The best time of the day

If I were on the way to a wildlife shoot in this in summer country and witnessed this view there is a fair chance that I would be running late.

Sunrise over the M4

Many people say that sunrise and dawn is the best time of day, and to many it probably is, and to a wildlife cameraperson it definitely is.  It does slightly bug me when people say, ‘Ah best time of the day…’ when you know full well that the last time they saw the sun come up was on the way back from a heavy night out in Cardiff.

There is a dilemma that I have with sunrise.  It really is very early in summer, coming in before 5.00 a.m.  Follow that with a long filming day and you know you’ve been at work by the time you hit the sack.

Over the years there have been many vociferous campaigns to ‘move our clocks’ around a bit so that sunrise effectively comes later and so does sunset, so that amongst other things we can have those long, balmy summer evenings that stretch all the way to bedtime.  I can see all sides of the argument.

There is one thing that we would lose as a result of moving the clocks around, and I’m talking selfishly from a wildlife cameraman perspective.  It is this: sunrise would lose its exclusivity.  It is a fact that if you’re out filming before and at the time of sunrise you will meet hardly a soul.  That is the beauty of being out at that ridiculously early time of the day.  Hardly anyone gets up that early unless they have to get to work (that includes wildlife camera people) or suffer from insomnia.  You experience the least amount of traffic, the fewest number of dog walkers, and the maximum singing birds count.  The wildlife tends to be a bit more amenable too.  However, there is not a single motorway in the UK that adheres to these rules: they’re all madhouses most of the time.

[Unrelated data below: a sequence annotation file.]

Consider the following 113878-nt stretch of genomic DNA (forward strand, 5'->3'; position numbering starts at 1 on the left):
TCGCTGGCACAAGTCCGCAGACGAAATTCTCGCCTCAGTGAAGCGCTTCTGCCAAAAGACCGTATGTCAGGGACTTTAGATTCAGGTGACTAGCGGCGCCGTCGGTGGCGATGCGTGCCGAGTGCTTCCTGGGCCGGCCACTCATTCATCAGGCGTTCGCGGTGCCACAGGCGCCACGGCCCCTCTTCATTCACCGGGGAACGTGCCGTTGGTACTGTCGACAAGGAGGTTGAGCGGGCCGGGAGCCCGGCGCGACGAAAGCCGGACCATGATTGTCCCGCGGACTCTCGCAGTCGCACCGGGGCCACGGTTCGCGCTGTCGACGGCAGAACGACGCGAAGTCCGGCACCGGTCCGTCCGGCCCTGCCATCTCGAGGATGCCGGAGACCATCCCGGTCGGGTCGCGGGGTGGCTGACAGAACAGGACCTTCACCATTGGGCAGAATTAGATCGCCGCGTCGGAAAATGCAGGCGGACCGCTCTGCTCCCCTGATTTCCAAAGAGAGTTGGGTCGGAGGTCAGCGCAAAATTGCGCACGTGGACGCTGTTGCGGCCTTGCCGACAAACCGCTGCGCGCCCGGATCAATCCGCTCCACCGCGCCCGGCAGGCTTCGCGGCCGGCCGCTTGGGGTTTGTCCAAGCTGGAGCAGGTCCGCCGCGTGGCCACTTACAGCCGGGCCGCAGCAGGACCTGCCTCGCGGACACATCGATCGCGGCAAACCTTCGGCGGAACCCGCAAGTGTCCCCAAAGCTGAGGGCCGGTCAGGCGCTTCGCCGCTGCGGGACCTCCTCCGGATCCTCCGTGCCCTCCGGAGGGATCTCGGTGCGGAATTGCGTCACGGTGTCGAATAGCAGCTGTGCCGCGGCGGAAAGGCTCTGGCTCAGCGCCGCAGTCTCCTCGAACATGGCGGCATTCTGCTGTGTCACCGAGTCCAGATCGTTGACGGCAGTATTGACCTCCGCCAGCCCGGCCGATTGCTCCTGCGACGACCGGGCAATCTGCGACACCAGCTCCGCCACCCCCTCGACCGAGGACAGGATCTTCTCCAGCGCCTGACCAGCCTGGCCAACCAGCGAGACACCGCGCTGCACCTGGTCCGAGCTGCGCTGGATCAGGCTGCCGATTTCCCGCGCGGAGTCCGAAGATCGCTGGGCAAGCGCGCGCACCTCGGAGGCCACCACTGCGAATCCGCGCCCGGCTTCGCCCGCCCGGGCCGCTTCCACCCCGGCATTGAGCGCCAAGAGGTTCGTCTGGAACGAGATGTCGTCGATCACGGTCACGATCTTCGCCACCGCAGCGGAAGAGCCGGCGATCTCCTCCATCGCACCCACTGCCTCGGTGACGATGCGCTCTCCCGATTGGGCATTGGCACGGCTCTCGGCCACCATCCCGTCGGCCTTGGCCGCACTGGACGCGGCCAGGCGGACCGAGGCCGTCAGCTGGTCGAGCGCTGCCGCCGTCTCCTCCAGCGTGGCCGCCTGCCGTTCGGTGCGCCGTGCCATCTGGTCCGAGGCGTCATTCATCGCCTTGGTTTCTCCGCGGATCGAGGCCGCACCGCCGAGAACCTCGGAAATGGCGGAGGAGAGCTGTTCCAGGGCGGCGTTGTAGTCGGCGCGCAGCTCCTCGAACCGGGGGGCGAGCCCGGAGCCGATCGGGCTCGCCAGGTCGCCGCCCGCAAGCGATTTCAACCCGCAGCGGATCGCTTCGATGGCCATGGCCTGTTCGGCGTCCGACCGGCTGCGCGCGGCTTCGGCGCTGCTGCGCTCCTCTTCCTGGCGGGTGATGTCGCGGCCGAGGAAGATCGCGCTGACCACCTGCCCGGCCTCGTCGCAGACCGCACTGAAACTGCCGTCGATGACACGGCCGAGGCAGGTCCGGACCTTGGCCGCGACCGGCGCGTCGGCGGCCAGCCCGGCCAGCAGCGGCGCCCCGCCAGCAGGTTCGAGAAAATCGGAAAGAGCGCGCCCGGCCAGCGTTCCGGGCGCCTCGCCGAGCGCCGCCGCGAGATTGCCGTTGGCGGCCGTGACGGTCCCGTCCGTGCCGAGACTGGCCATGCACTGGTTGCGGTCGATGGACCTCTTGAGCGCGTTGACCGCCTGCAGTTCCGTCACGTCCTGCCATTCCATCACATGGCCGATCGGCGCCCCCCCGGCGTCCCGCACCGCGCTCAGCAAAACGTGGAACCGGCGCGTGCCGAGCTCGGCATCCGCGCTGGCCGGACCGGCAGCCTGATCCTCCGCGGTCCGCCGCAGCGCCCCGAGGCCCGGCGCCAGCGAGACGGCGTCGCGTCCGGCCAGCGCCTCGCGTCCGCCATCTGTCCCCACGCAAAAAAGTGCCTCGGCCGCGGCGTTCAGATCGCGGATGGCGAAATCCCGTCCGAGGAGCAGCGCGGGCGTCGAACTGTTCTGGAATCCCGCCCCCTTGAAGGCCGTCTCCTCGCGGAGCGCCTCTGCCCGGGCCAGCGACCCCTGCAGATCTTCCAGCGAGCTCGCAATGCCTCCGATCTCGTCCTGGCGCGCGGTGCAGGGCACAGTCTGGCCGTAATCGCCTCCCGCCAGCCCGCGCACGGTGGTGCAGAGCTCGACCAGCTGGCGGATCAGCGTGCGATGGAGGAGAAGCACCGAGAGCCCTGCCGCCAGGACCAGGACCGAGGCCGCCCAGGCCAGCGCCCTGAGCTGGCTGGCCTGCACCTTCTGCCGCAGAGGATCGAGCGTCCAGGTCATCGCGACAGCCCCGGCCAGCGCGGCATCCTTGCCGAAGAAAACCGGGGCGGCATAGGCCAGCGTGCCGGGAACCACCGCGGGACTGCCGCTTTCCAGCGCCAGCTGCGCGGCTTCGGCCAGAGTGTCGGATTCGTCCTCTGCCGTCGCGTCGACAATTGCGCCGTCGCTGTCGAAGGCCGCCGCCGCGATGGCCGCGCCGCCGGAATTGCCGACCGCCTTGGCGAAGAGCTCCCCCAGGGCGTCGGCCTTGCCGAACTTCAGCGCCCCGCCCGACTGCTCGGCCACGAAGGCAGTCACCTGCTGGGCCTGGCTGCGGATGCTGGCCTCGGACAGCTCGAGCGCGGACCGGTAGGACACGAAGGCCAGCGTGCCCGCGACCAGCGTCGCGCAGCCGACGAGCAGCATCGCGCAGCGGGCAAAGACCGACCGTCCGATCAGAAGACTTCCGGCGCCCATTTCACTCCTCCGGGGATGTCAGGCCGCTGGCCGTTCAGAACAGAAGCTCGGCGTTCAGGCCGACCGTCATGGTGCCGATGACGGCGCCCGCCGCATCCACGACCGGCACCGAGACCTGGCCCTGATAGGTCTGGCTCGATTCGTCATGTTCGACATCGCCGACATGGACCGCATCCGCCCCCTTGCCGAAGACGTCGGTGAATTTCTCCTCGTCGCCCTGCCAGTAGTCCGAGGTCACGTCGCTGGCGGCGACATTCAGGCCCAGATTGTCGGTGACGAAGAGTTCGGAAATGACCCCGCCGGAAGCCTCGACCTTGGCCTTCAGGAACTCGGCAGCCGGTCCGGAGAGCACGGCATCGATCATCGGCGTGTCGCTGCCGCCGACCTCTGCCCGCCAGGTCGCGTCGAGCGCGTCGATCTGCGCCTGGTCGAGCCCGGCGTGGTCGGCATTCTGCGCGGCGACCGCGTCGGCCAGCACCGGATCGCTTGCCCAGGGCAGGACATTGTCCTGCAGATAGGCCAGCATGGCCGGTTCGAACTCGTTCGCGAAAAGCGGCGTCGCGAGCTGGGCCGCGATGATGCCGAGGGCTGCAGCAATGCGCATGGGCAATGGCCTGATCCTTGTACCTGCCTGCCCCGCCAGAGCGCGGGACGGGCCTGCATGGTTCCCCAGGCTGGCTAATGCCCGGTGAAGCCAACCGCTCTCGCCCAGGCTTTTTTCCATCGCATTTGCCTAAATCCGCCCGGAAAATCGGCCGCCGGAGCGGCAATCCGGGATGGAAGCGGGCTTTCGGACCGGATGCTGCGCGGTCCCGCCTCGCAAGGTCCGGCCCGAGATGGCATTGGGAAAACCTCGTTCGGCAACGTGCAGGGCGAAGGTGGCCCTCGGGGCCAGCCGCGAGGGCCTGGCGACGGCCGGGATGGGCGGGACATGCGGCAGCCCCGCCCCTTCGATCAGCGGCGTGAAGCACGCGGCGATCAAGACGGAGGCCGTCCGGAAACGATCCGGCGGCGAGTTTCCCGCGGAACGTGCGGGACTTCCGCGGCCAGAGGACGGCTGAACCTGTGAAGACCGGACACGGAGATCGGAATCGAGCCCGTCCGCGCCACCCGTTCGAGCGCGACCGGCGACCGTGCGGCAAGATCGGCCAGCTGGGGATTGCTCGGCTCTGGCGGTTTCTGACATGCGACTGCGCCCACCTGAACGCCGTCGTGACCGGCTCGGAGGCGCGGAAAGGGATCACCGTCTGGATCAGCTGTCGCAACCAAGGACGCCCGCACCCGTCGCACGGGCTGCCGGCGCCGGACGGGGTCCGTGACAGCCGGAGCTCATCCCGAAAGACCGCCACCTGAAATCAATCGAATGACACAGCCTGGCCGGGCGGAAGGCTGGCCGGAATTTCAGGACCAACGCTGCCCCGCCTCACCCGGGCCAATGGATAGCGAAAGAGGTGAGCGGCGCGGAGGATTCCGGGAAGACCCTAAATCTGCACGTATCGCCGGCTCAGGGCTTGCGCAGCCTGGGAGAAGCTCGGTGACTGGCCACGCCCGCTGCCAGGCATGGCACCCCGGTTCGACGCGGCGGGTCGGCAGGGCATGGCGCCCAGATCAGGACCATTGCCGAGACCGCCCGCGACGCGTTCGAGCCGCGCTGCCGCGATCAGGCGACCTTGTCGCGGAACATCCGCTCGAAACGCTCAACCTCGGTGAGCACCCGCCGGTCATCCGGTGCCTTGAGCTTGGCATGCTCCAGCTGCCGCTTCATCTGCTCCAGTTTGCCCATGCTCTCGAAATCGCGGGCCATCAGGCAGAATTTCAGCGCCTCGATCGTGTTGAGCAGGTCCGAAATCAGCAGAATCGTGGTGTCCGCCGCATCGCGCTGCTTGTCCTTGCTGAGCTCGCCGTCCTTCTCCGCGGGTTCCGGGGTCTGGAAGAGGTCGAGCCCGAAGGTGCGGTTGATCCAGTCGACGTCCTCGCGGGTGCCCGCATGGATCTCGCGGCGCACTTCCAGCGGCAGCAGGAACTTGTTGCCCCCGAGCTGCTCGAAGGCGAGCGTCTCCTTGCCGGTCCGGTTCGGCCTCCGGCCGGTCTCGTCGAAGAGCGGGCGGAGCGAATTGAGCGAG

By the way, in the picture above I was on the way to a corporate shoot in Kent, and the picture was taken by my wife.